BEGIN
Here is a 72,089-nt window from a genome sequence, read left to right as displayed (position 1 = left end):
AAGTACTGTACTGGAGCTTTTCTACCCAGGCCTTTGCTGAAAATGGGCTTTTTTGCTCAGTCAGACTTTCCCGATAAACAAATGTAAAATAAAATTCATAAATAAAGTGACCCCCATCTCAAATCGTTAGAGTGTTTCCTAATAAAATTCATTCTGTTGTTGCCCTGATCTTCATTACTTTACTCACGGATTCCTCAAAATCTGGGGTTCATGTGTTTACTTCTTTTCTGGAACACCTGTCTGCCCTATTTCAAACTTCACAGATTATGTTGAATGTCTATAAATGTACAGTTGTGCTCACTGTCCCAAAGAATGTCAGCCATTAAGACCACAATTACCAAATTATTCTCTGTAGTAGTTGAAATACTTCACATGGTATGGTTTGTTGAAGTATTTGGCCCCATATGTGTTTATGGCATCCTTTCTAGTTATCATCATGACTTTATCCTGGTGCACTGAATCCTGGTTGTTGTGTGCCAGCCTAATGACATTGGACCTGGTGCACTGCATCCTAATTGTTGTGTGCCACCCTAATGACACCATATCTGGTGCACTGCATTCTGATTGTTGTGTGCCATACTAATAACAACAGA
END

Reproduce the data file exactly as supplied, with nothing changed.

Here is a 72,089-nt window from a genome sequence, read left to right as displayed (position 1 = left end):
AAGTACTGTACTGGAGCTTTTCTACCCAGGCCTTTGCTGAAAATGGGCTTTTTTGCTCAGTCAGACTTTCCCGATAAACAAATGTAAAATAAAATTCATAAATAAAGTGACCCCCATCTCAAATCGTTAGAGTGTTTCCTAATAAAATTCATTCTGTTGTTGCCCTGATCTTCATTACTTTACTCACGGATTCCTCAAAATCTGGGGTTCATGTGTTTACTTCTTTTCTGGAACACCTGTCTGCCCTATTTCAAACTTCACAGATTATGTTGAATGTCTATAAATGTACAGTTGTGCTCACTGTCCCAAAGAATGTCAGCCATTAAGACCACAATTACCAAATTATTCTCTGTAGTAGTTGAAATACTTCACATGGTATGGTTTGTTGAAGTATTTGGCCCCATATGTGTTTATGGCATCCTTTCTAGTTATCATCATGACTTTATCCTGGTGCACTGAATCCTGGTTGTTGTGTGCCAGCCTAATGACATTGGACCTGGTGCACTGCATCCTAATTGTTGTGTGCCACCCTAATGACACCATATCTGGTGCACTGCATTCTGATTGTTGTGTGCCATACTAATAACAACAGA